47andfearless











{May 30, 2012}   50 Shades of Gray

If one person’s trash is another’s treasure, is one person’s boring to-do list another person’s bucket list? Is a ho-hum part of one woman’s routine a huge leap outside another woman’s comfort zone? The short answer is yes. Everyone is different. What you find scary—say scaling heights or squishing a spider–I might do without batting an eye.

So I understand you might not relate when I tell you what I find downright frightening: coloring my own hair. First, if you’re shocked to learn my hair is not naturally this color, take a moment to process the fact, then read on. Second, if the headline led you to believe I was inspired by the erotic novel Fifty Shades of Grey to share my first BDSM experience, let me assure you I’m not. Yet anyway…LOL.

I discovered my first gray hair when I was 26. When the grays became more noticeable, I went straight to the professionals. I wouldn’t trust anyone—especially myself—with covering the gray while keeping my color looking natural. In my opinion, salon hair color is worth the price. More than a few times, friends who took the matter into their own hands reinforced this belief.

Fast forward to this week. My professionally colored and highlighted hair has grown out, so my grays are showing and my dark roots need a touch-up. My regular appointment falls on a day next week when I’ll be in New York City.  (It’s my first visit to the Big Apple—yay for me!) My stylist, Kelly at Signature Salon & Spa, is in Hawaii this week getting married (yay for her!) So I’m in bit of a hairy situation. Do I trust my tresses to a different colorist before my big trip? Or do I color my curls with an over-the-counter product to hold me over until I can see Kelly in a few weeks?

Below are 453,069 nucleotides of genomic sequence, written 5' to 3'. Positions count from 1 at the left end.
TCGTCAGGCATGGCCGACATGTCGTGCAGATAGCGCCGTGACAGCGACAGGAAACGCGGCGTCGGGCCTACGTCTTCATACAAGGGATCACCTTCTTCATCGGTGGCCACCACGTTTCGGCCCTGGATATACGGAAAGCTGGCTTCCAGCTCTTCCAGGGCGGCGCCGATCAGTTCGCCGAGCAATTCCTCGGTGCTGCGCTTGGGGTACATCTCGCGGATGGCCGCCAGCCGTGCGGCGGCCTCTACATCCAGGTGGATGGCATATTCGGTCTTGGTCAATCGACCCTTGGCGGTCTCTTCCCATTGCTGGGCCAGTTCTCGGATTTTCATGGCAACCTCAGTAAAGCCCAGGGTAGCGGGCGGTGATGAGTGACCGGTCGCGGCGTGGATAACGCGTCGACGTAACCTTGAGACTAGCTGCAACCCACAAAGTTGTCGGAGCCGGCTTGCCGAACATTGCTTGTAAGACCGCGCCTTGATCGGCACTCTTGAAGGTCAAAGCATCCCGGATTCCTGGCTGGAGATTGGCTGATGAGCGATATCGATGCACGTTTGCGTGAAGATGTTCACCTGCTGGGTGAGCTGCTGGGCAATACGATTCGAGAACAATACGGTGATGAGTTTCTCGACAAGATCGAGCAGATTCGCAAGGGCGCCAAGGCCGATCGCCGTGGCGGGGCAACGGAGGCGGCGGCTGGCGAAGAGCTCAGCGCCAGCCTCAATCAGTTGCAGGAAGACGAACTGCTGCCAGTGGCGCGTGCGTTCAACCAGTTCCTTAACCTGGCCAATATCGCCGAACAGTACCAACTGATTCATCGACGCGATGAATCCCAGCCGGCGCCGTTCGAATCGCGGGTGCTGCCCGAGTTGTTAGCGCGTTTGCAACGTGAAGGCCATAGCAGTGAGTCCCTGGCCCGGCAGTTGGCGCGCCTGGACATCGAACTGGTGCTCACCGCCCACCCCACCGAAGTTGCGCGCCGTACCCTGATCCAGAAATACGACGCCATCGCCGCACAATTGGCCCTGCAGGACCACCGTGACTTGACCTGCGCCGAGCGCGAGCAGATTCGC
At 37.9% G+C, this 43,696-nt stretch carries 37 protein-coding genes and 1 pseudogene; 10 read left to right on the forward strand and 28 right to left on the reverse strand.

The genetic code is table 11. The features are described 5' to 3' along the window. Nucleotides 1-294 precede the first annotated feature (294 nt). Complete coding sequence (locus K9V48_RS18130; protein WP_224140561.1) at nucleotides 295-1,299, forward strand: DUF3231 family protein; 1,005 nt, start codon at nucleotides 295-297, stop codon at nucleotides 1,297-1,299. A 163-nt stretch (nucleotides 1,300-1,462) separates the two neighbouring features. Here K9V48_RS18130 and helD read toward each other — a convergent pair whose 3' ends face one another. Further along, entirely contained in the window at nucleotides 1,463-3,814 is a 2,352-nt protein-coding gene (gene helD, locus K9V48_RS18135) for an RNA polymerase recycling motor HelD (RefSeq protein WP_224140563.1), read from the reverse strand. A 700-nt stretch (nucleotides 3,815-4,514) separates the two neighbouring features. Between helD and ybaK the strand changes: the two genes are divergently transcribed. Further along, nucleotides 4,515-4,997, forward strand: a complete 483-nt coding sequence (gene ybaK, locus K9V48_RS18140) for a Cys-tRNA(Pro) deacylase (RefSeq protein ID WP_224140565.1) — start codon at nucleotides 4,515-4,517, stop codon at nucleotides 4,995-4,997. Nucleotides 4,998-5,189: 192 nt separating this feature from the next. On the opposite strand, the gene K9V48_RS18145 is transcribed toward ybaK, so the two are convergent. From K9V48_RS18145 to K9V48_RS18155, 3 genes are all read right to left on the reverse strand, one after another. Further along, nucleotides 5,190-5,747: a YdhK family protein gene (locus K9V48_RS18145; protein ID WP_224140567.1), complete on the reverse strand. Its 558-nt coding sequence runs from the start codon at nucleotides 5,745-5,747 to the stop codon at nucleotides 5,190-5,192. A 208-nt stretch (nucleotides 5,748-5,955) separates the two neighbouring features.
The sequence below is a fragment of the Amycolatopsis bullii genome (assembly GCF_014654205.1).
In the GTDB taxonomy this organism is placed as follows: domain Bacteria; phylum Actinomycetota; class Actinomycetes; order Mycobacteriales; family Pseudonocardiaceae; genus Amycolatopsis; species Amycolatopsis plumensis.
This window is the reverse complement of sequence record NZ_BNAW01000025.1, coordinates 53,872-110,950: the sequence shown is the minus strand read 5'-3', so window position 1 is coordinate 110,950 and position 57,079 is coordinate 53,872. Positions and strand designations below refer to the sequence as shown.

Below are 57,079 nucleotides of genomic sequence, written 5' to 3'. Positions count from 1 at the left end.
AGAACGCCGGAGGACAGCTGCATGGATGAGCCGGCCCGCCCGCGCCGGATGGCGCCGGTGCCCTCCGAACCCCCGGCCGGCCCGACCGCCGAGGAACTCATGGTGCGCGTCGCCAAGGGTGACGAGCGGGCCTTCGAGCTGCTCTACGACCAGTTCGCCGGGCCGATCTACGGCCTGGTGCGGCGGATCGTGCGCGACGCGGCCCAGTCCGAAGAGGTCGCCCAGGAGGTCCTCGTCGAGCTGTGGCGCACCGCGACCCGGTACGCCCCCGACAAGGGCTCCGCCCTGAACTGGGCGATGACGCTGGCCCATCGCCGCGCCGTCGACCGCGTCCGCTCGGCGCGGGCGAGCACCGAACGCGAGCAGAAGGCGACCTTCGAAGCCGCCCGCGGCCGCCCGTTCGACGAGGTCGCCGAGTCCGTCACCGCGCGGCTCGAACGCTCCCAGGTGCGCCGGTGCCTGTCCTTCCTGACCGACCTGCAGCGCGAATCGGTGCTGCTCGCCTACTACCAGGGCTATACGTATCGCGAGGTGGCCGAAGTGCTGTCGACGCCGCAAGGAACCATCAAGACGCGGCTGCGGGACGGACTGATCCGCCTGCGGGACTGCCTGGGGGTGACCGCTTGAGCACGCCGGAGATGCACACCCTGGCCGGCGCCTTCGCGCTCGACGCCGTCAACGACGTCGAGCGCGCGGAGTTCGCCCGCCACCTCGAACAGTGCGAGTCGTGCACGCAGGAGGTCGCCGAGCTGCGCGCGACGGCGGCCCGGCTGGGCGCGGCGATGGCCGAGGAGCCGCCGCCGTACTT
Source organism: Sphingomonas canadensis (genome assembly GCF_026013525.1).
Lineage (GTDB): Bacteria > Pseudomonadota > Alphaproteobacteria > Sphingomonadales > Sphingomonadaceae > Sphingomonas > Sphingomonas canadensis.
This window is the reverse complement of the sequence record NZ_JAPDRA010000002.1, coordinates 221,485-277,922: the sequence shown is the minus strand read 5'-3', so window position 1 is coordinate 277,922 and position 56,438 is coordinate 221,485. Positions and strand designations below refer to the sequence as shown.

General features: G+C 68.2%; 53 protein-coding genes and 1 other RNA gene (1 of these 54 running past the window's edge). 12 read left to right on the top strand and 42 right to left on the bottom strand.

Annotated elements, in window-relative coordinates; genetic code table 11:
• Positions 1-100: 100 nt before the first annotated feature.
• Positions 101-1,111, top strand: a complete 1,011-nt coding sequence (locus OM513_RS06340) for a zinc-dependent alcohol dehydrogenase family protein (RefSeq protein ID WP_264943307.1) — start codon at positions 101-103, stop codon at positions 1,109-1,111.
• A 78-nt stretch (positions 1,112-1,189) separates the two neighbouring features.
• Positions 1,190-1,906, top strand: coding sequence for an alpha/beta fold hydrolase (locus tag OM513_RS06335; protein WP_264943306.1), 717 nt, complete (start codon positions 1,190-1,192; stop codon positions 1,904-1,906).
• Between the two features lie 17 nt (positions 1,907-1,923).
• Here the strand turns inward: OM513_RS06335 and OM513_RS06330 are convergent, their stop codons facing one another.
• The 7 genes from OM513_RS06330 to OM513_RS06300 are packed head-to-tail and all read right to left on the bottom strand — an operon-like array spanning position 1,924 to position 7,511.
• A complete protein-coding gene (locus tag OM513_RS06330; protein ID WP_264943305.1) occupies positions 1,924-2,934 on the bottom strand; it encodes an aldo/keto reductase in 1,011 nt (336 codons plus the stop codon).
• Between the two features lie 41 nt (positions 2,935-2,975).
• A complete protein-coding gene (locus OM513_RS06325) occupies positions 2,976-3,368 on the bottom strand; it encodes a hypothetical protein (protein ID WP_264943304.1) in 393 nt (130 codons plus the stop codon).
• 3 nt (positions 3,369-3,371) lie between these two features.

I do a little online research about refreshing your roots at-home. Revlon has Root Erase. L’Oréal has Root Rescue. Clairol has Root Touch-Up by Nice ’N Easy. Obviously, women do this all the time. How hard can it be?

Clairol’s version promises easy application! Permanent color that blends seamlessly! Works in 10 minutes! I decide on this product but struggle to select a shade. There are 18 to choose from and they all look similar. My natural color—medium mousy brown—is mostly covered with a lighter brown, plus I have blonde highlights. (The camera’s flash makes my hair look red in the photos. It’s not.)

Will “light ash brown” be too dark? Will “dark blond” be too light? Ugh. I wing it and pick “light golden brown.”

I want to do this before I lose my nerve. I open the box and read the directions. Does anyone read much less heed the warnings that accompany these products? Let me paraphrase a few. (The SHOUTY CAPS are my emphasis.)

· DO NOT USE this product until you have completed an ALLERGY test. Apply the enclosed noxious CHEMICALS to the tender skin at the inside of your elbow and refrain from washing the area for 48 HOURS to determine any ADVERSE EFFECTS.

· Perform a “strand” test before coloring your hair. HACK OFF a chunk of hair from a place it won’t be missed (WHAT? WHERE?) then apply the CHEMICALS to these strands to determine the length of time your color needs to process. DO NOT SKIP this step.

· PERMANENT hair color can STAIN or DAMAGE skin, clothing, towels, bathroom surfaces and small children in the area. DO NOT WEAR clothes you care about and be sure to wear the HUGE plastic gloves (enclosed) that will hamper your ability to hold the PRECISION ANGLED BRUSH as you apply the CHEMICALS.

· NOTE: If your hair is highlighted, immediately STEP AWAY from the product and CALL our experts toll-free at 1-800-GUD-LUCK for advice before continuing.

OK, maybe I exaggerate a little. But do you see how this process is fraught with peril? (I love that phrase.) What if my hair turns orange? What if it’s irreparably damaged or simply falls out? What if it looks like (insert friend’s name here)’s hair when she did her own color? What ever happened to “nice ’n easy?”